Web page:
BLACKSBURG, VA (WWBT) - Breezy Blacksburg still seems a world away from violence, but the reminders of what happened here keep rushing back.
"I think the university community is resilient but there are several people in the university who really have to continue to live with the after effects of April 16 every day," said Larry Hincker, University Spokesperson.
Thousands flock to the memorial each year to honor the lost. Survivors still walk the campus. Now, the shooter's missing medical records have come to light, creating new questions about the credibility of the university's counseling center.
"It does bother me that anything I went to talk to them about could potentially go home with one of the employees," said Allison Boyce, Tech senior.
For the families, closure, still is so far away...
"When you look over the top of that next hill then you'll see the end. But then you get to the top of that hill and all you see is the next hill. It's very difficult to reach closure if you still think that tomorrow something else might show up," said Andrew Goddard whose son survived the massacre.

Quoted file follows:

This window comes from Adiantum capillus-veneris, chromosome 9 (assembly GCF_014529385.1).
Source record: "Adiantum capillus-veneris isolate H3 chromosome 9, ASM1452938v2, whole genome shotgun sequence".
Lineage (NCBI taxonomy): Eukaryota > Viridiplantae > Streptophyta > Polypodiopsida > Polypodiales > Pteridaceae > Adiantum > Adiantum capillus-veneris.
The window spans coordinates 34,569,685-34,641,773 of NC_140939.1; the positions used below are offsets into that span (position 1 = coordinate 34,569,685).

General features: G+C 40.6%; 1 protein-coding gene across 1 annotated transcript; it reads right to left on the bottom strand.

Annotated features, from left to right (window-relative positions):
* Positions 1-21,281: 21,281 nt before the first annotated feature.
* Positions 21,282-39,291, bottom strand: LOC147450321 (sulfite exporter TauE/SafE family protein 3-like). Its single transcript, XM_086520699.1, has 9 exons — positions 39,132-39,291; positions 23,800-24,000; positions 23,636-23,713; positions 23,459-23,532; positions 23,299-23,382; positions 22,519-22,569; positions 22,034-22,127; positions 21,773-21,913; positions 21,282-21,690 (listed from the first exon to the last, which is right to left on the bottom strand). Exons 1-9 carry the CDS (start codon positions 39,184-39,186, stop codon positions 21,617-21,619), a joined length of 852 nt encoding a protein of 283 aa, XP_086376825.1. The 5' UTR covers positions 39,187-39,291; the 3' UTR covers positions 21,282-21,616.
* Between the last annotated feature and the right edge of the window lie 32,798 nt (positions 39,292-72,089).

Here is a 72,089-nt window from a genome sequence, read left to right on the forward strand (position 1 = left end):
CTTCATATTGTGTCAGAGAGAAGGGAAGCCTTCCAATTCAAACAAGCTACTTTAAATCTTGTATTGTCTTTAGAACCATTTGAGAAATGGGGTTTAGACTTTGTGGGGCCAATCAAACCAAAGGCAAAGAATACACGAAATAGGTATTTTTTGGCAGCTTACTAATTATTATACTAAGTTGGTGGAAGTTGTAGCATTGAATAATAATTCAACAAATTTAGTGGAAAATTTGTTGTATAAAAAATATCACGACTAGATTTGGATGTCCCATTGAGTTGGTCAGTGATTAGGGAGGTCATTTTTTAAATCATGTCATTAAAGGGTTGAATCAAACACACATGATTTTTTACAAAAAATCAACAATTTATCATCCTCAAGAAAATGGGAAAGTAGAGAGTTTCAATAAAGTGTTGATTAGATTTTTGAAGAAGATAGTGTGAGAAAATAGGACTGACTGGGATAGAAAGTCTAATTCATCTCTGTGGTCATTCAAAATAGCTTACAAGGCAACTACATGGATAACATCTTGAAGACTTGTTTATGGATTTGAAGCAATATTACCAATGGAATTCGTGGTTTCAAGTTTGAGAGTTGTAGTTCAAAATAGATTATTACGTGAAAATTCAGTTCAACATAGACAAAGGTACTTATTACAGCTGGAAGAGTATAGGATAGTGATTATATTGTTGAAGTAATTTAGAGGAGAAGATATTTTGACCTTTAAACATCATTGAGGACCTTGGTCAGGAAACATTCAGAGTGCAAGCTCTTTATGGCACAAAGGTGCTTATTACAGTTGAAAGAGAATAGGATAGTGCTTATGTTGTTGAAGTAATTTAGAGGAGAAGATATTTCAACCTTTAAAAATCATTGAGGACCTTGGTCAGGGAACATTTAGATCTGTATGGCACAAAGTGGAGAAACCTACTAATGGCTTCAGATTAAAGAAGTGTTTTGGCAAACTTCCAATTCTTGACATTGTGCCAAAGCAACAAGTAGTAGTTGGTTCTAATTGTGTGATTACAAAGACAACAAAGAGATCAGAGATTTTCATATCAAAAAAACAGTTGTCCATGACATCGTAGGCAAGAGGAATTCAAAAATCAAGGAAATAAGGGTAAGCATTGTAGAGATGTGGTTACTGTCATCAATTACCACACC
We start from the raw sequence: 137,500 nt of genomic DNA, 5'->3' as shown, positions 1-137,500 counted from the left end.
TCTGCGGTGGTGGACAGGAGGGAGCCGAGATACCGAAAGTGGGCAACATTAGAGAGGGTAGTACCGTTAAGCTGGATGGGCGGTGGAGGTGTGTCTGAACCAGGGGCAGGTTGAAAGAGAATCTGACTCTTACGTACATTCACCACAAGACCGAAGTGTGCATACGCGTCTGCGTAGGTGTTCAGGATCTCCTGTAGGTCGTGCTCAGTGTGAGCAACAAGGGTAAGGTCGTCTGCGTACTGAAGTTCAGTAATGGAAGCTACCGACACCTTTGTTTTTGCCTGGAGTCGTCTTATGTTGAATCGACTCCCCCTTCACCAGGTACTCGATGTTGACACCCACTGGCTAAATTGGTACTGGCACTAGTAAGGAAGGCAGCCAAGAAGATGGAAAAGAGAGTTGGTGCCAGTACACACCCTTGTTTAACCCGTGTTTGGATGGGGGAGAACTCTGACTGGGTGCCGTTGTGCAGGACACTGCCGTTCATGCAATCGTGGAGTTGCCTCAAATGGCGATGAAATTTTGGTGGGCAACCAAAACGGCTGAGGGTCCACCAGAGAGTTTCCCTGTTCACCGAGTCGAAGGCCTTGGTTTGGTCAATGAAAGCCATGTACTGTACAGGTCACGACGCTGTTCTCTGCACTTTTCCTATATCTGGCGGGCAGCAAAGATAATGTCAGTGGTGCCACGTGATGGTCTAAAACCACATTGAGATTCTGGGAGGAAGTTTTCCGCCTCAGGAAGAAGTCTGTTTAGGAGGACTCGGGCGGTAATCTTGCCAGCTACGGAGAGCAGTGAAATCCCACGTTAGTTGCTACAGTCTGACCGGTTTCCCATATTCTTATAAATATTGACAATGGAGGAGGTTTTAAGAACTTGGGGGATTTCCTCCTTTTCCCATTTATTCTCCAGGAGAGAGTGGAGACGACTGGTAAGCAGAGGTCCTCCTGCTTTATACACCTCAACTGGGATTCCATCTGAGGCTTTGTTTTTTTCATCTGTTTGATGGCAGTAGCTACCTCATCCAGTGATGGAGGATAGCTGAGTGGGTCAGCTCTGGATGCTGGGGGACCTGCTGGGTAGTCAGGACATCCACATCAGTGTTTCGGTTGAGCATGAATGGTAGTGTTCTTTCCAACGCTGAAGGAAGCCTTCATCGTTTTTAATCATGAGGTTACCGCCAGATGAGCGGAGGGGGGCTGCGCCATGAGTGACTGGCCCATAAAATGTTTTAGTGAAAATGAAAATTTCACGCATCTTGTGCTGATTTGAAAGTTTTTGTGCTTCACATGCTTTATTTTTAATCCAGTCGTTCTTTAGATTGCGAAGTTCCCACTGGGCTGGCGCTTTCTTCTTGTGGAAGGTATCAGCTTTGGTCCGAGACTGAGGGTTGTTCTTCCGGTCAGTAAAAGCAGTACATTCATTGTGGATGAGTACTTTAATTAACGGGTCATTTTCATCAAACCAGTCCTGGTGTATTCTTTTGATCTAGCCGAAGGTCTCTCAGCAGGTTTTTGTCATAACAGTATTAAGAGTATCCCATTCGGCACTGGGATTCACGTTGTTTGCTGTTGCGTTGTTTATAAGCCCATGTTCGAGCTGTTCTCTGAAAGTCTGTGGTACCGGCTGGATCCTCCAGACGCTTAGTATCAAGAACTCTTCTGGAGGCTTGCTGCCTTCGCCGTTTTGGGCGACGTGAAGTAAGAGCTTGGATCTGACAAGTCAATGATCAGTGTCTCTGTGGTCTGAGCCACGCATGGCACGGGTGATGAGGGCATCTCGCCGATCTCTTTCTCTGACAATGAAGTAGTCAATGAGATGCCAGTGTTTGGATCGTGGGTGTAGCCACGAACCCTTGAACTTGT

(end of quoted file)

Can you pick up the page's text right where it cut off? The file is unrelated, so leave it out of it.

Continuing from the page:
There are still students on this campus who were there, who lost friends... Who felt the fear...
"I haven't stopped locking doors behind me even in my house," said Tech senior Will McNeil.
Every new detail about April 16 is new insight. Ken Stanton lost his friend and neighbor Jeremy Herbstritt.
"While it's hard to revisit and a lot of us would like to heal and just move forward I realize at the same time that getting these things right is important," said Ken Stanton, Tech PhD candidate.
"Yes, it hurts but we're going to keep learning. Keep doing what we do. And we're going to be the best we can be. And we're going to do it in honor of these people," McNeil said.
With the release of Cho's medical records the state is updating the Virginia Tech review panel's report of what happened here. Inaccuracies pointed out by the families will also be corrected. That report is expected this fall.